“BioShock Infinite” is a unique game. This is not because it is one of the best games released within the past decade. Nor is it because it is the only piece of popular entertainment set in the period of early 1910s American exceptionalism. Nor is it because it features an astonishing 1912 barbershop quartet version of The Beach Boys’ “God Only Knows.” What makes “BioShock Infinite” so incredibly unique is that the game has a vision: to create a cohesive world. It follows through on that vision, providing one of the most integrated experiences in video games.
“BioShock Infinite” is defined by its setting of a city in the sky called Columbia, previously a symbol of American exceptionalism before being disavowed by the United Stated for being too radical. As Booker DeWitt, a private investigator from New York, you’re tasked with finding a girl named Elizabeth to pay off a heavy debt. From the outset, Columbia is filled with a rich history and character. During the first 30 minutes of gameplay, you explore the city during an extravagant world’s fair-type celebration. Theocratic and nationalist propaganda, modeled after World War I propaganda, is plastered on every block as animatronic recreations of the founding fathers keep armed watch on street corners.
The situation becomes violent as the government deems you the “False Prophet” for a mysterious reason and attempts to stop your quest. While you search for Elizabeth, the city reveals itself to be a twisted nationalist paradise of purity and wealth at the cost of tolerance and political freedom. If the paradigm of “Birth of a Nation” became the norm, then Columbia would be its utopia. In tandem with the city’s manhunt, a rival anarchist group, the Vox Populi, is trying to destroy the white supremacy order. The game risks making these two factions caricatures of left-wing and right-wing ideologies, but ultimately their conflict is not the focus. Instead, the narrative uses DeWitt and Elizabeth to explore this dichotomy to develop the two main characters and the narrative behind Columbia.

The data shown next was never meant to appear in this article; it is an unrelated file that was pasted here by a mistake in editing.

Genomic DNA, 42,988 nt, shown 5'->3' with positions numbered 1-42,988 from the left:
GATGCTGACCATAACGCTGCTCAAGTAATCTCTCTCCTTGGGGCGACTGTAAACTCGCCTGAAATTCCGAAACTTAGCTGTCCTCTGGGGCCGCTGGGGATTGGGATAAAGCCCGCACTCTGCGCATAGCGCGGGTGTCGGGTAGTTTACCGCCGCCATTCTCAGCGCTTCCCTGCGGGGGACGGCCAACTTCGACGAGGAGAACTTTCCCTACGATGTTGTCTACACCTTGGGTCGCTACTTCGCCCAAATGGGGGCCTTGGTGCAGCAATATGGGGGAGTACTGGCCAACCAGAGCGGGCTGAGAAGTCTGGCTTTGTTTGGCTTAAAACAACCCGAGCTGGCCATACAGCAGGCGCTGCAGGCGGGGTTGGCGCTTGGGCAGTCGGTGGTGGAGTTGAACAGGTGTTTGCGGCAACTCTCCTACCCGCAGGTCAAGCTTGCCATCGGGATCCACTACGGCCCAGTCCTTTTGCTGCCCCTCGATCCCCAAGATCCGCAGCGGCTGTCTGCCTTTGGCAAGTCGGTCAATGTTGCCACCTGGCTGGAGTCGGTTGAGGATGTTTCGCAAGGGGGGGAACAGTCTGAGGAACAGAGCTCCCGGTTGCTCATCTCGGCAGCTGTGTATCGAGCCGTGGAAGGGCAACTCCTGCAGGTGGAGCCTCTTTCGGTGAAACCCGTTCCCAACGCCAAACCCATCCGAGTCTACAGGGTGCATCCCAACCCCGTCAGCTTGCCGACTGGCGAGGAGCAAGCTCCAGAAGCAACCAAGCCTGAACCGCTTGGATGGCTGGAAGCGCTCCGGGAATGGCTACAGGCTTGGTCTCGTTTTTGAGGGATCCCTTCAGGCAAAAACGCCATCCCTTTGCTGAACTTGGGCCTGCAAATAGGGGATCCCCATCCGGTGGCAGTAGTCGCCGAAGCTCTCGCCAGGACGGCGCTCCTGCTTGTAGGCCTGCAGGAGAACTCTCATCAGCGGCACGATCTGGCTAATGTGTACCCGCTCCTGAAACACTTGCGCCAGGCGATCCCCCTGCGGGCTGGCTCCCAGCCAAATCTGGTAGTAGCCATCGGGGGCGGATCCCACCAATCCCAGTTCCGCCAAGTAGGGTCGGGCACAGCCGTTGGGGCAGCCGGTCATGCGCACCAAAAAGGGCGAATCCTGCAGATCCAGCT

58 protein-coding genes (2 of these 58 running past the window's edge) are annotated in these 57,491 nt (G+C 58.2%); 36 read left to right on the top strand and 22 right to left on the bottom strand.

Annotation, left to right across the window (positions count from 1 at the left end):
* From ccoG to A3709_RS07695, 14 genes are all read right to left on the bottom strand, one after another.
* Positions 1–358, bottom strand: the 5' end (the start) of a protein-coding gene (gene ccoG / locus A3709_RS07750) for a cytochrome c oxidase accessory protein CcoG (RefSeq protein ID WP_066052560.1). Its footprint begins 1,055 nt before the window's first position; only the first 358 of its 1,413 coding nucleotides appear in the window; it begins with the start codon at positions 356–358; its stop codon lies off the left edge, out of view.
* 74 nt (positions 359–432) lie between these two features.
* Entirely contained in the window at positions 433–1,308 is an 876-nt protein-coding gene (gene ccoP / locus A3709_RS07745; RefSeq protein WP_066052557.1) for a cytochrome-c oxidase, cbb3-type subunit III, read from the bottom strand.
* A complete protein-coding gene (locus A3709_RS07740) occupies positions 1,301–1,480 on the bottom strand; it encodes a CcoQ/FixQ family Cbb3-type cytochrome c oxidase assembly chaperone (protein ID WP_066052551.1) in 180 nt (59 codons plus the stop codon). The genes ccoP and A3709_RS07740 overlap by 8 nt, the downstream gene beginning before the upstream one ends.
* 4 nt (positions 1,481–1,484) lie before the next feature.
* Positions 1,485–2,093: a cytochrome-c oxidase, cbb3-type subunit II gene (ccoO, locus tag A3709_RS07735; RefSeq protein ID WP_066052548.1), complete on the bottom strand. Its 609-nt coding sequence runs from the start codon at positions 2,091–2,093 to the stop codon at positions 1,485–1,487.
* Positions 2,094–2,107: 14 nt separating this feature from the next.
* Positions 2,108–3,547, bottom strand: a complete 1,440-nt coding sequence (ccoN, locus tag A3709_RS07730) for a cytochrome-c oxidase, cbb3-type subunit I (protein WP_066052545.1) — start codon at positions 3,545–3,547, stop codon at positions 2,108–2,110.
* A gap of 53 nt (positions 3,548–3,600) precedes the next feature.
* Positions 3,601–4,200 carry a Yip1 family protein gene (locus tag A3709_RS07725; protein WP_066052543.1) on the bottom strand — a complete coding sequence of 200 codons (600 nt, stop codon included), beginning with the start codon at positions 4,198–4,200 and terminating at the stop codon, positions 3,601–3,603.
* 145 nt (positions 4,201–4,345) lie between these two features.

Key in the narrative is DeWitt’s relationship with Elizabeth, who turns out to have been locked up and observed her whole life and is able to control tears, which are interdimensional portals into other universes. DeWitt’s relationship with Elizabeth is well crafted; she provides a voice of innocence that is juxtaposed with the grizzled, realist DeWitt in this disturbingly racist society. In combat, she provides supplies and opens up tear portals to create resources such as cover or turrets. As you get to know her, you’ll find that her history and fate are heavily intertwined with Columbia’s in an enigmatic, compelling way.
Similar to in predecessor “BioShock,” the combat systems rely on traditional gun weaponry and magiclike powers called “vigors.” Skylines, however, are a new addition to the game. Within the fiction of the world, they connect segments of the city and transport large-scale goods. But in combat, DeWitt can ride the rails, which makes traversal across large, segmented spaces much easier. Skylines provide a sense of speed and verticality to the fighting that isn’t present in any big-budget retail game like “Call of Duty” or “Halo.” Instead of incentivizing slow, cautious pacing, constant movement is necessary.
In the fantastic final act, the game wraps up in a surprising and unforeseen manner, tying up most loose ends. Without spoiling anything, the science fiction direction the game takes is one rarely seen in popular media and rarely done well. But “BioShock Infinite” manages to pull it off. It’s a revelation that resonates after the credits have rolled.
“BioShock Infinite” bleeds atmosphere and pseudo-authenticity. But it never squanders its attention to detail; every nook and cranny in Columbia has a purpose, and the intrigue of Columbia pushes you through an incredible world that most can never dream of.
Developer: Irrational Games
Publisher: 2K Games
Platforms: Xbox 360, PS3, PC